Oh wow, this gave me chills and caused me to tear up. You see, “Uncle Roy”, was my grandfather’s brother, and he and I had a very special bond. We shared a deep love for nature and hiking, and we shared the same birthday. I didn’t spend much time with him growing up, as I lived in CA and he in CO, but my grandfather had a guest ranch in CO which we would get to visit every summer, and sometimes I would see “Uncle Roy” then. I also visited him in Pueblo, where he lived, and died, when I was in college.
Their father, my greatgrandfather, Osee Frantz, also raised poultry and grew Rocky Ford melons. And, his mother, Blanche Frantz, was quite the letter writer and journal writer, hence it doesn’t surprise me that Roy wrote so sweetly to his dear Ethel May. Roy had 6 brothers and 1 sister, only the latter who is still with us.
Anyway, thank you so much for sharing your story and this snippet of his. I will cherish it
I look forward to reading more of your blog posts, as I very much enjoy your writing.
P.S. My Aunt Joan, Ralph’s third daughter, of six, was the one who found your blog/story and shared this with me.
P.S.S. Should you ever think of disposing of, or passing along the memorabilia you found at the antique store, I would be interested in it.
Well, this is just amazing. Thanks so much for writing! I want to respond in greater depth, but am on deadline for a freelance article now. Can you send me your e-mail address so I can follow up when I’m out from under the gun? I’m delighted to hear from you, Laura. Reach me at email@example.com I’d feel good mailing you that letter, knowing it’s back with family.
Boyee, now there’s one for the new lexicon. I’ll try inserting it into the next exciting story I tell.
Like you need more colloquialisms.
The current technology of mails and messages can never give the feeling of love as much as the old-age letters do!
So true, and as Roy’s letter illustrates, the power does not originate with fancy prose, but a sort of heartfelt simplicity that travels best on paper. Thank you for reading and commenting!
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oh my.. you told this so well and it reminded me of a letter I found last year at an estate sale. I had to have it and got it with a bunch of maps and stuff.
It was a letter to a son from a father who works nights. It was never mailed but rather made to look like a real letter. The delivery was an envelope left at the breakfast table.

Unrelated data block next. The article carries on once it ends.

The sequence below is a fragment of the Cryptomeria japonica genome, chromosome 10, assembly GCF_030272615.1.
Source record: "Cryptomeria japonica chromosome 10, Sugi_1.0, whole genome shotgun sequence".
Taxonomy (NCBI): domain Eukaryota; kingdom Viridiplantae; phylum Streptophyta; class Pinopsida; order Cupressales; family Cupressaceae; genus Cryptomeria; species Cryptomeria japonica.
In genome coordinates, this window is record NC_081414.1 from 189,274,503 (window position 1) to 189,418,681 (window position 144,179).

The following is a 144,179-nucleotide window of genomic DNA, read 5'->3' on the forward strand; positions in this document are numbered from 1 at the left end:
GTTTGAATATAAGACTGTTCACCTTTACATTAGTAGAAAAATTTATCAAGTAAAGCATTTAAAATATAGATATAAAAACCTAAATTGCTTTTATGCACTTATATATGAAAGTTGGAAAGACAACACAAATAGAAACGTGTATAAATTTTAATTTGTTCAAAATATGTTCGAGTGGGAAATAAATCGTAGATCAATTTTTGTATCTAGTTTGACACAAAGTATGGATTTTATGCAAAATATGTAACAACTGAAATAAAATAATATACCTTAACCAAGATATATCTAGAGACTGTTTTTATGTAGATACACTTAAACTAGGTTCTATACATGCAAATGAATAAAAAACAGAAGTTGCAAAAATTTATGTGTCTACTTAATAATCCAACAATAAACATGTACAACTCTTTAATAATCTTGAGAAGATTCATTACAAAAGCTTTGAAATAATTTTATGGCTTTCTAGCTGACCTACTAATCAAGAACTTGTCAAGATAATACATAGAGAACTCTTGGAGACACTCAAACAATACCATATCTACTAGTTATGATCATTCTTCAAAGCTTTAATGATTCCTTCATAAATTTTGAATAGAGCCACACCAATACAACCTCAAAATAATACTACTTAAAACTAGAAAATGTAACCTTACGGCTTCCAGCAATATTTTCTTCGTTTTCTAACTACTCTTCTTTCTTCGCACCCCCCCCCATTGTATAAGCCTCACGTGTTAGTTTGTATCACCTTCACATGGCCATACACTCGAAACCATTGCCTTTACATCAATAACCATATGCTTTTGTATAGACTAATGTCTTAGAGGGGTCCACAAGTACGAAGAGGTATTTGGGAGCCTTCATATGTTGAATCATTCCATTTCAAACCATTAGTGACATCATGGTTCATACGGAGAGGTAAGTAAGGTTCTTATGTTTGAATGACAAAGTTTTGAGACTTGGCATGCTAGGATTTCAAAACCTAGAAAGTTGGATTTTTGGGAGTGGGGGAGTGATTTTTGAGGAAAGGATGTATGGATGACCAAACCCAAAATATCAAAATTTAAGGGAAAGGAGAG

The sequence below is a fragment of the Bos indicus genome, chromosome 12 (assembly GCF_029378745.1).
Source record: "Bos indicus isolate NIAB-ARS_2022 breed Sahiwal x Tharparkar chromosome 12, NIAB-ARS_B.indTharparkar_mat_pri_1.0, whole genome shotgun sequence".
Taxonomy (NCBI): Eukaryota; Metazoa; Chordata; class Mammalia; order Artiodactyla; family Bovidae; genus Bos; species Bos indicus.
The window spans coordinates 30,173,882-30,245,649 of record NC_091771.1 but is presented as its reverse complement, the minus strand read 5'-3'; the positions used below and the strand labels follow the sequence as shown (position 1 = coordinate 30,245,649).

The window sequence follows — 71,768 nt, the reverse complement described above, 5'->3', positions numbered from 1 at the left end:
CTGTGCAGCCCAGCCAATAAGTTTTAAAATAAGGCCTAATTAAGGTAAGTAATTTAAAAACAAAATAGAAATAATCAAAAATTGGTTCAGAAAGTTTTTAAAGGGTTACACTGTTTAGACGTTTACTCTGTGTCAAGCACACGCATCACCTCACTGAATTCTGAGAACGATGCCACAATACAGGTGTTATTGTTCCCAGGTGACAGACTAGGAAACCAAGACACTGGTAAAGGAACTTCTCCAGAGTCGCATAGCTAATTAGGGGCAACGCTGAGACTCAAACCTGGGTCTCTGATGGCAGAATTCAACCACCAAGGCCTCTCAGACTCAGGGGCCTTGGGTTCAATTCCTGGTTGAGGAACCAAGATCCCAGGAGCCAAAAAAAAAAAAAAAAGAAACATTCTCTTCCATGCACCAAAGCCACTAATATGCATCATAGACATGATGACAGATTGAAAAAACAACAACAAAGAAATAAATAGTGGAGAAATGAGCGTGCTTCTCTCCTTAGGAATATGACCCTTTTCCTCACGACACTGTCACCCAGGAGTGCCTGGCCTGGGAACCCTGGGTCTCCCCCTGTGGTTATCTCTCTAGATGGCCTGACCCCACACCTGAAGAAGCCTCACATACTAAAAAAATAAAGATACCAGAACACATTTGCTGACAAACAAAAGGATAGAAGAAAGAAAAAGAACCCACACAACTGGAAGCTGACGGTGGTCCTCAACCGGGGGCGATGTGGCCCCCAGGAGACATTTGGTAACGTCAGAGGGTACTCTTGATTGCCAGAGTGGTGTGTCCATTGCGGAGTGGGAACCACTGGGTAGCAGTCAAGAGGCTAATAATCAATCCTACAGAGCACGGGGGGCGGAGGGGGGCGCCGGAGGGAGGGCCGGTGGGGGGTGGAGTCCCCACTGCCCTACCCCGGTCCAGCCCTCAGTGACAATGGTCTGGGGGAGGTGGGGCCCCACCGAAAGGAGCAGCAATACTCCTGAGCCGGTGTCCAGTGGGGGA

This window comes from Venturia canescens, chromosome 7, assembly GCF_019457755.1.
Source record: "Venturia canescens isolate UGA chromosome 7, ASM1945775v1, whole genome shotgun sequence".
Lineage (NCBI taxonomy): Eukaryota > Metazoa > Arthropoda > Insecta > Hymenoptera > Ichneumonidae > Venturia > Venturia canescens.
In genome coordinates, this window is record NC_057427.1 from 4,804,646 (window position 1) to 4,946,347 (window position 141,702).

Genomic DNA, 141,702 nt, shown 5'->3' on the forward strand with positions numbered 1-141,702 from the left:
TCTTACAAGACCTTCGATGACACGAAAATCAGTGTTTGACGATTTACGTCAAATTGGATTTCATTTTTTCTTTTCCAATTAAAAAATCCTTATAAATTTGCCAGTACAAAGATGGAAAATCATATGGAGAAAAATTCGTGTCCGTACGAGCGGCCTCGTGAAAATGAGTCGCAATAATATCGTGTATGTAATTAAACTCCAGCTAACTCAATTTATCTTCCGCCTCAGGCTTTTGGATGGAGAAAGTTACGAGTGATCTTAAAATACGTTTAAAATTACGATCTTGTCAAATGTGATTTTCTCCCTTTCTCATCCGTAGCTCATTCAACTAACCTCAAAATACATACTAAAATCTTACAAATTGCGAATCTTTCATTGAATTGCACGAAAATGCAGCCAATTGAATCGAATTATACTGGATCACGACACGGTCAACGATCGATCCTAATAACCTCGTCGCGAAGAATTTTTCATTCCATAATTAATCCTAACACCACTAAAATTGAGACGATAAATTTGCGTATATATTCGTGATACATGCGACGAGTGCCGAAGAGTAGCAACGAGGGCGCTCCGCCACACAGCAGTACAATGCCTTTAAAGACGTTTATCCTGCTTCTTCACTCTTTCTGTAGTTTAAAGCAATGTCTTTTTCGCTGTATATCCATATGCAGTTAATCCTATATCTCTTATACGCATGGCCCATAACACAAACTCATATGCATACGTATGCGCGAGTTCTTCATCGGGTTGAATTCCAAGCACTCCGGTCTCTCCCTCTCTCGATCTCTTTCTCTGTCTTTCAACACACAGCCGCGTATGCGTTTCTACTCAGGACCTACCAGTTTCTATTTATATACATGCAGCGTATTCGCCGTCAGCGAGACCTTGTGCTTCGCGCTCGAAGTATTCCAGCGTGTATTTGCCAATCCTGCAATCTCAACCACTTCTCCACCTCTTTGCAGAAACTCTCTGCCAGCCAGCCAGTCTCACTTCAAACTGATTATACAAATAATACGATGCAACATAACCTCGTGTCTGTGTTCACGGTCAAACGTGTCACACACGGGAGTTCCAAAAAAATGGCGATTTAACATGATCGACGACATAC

Email will never be left behind like these two treasures. How do we revive the art of letter writing? Take care Cate
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I so agree with you
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Thank you for sharing your own ephemera story and for commenting. An appreciation of the form may be largely generational, but I think also temperamental; occasionally, I encounter a young person who understands and participates beautifully in old-fashioned letter- and card-writing. Gladdens my heart. The kind of letters you and I appreciate remind me that form as well as content create meaning; I am glad we were born in a time when letters were common, even if we die in a time when they are not.
I love, love, love this. Beautifully told, and what a sweet message – Roy’s, and yours.
Thanks, Jane, my former-farm-girl friend.
It’s incredibly touching to see someone sharing a letter my great grandpa sent to my great grandma the year before their first son (my grandpa) was born. Jackie, the youngest, passed away first when he was very young. Don, the youngest, passed away in 2017. The eldest, Bob, still lives in Pueblo. Most of the of their descendants still live in Pueblo. I too found out about this Blog through my Aunt Joan, Grandpa Bob’s cousin. I’m one of the few people I know that loves writing and receiving letters in their late 20s. I hope to keep the practice going for years to come. I hope the letter reached out family again, thanks to you. Have a great day, stay safe!!
You’re so welcome. It’s been a surprise and delight to hear from your family, to see the love and connection so evident in that long-ago letter echoed down through the generations. Keep up the letter writing!
lovely. cauliflower instead of cantaloupe in rocky ford.
Indeed! Most Coloradans have heard of Rocky Ford cantaloupe, but not Westcliffe cauliflower!